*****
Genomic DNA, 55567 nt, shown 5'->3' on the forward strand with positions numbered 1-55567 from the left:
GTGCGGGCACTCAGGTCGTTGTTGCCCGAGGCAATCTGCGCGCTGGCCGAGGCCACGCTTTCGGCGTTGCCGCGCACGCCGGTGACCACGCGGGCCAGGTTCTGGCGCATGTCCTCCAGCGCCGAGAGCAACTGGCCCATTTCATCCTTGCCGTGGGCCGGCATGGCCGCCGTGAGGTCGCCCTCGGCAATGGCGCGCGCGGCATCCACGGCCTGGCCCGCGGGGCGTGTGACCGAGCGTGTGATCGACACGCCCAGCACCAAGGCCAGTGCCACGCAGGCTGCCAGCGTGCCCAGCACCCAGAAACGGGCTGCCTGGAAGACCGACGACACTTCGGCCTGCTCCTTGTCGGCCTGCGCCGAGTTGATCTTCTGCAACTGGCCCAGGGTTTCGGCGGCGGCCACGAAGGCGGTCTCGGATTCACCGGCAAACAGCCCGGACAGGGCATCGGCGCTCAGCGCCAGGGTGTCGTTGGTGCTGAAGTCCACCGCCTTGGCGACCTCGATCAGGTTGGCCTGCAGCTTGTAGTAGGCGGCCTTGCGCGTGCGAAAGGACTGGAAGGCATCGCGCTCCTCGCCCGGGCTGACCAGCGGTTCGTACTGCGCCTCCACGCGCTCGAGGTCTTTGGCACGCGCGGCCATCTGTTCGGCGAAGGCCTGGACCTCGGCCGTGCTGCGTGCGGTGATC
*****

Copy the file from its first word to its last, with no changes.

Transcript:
Genomic DNA, 55567 nt, shown 5'->3' on the forward strand with positions numbered 1-55567 from the left:
GTGCGGGCACTCAGGTCGTTGTTGCCCGAGGCAATCTGCGCGCTGGCCGAGGCCACGCTTTCGGCGTTGCCGCGCACGCCGGTGACCACGCGGGCCAGGTTCTGGCGCATGTCCTCCAGCGCCGAGAGCAACTGGCCCATTTCATCCTTGCCGTGGGCCGGCATGGCCGCCGTGAGGTCGCCCTCGGCAATGGCGCGCGCGGCATCCACGGCCTGGCCCGCGGGGCGTGTGACCGAGCGTGTGATCGACACGCCCAGCACCAAGGCCAGTGCCACGCAGGCTGCCAGCGTGCCCAGCACCCAGAAACGGGCTGCCTGGAAGACCGACGACACTTCGGCCTGCTCCTTGTCGGCCTGCGCCGAGTTGATCTTCTGCAACTGGCCCAGGGTTTCGGCGGCGGCCACGAAGGCGGTCTCGGATTCACCGGCAAACAGCCCGGACAGGGCATCGGCGCTCAGCGCCAGGGTGTCGTTGGTGCTGAAGTCCACCGCCTTGGCGACCTCGATCAGGTTGGCCTGCAGCTTGTAGTAGGCGGCCTTGCGCGTGCGAAAGGACTGGAAGGCATCGCGCTCCTCGCCCGGGCTGACCAGCGGTTCGTACTGCGCCTCCACGCGCTCGAGGTCTTTGGCACGCGCGGCCATCTGTTCGGCGAAGGCCTGGACCTCGGCCGTGCTGCGTGCGGTGATC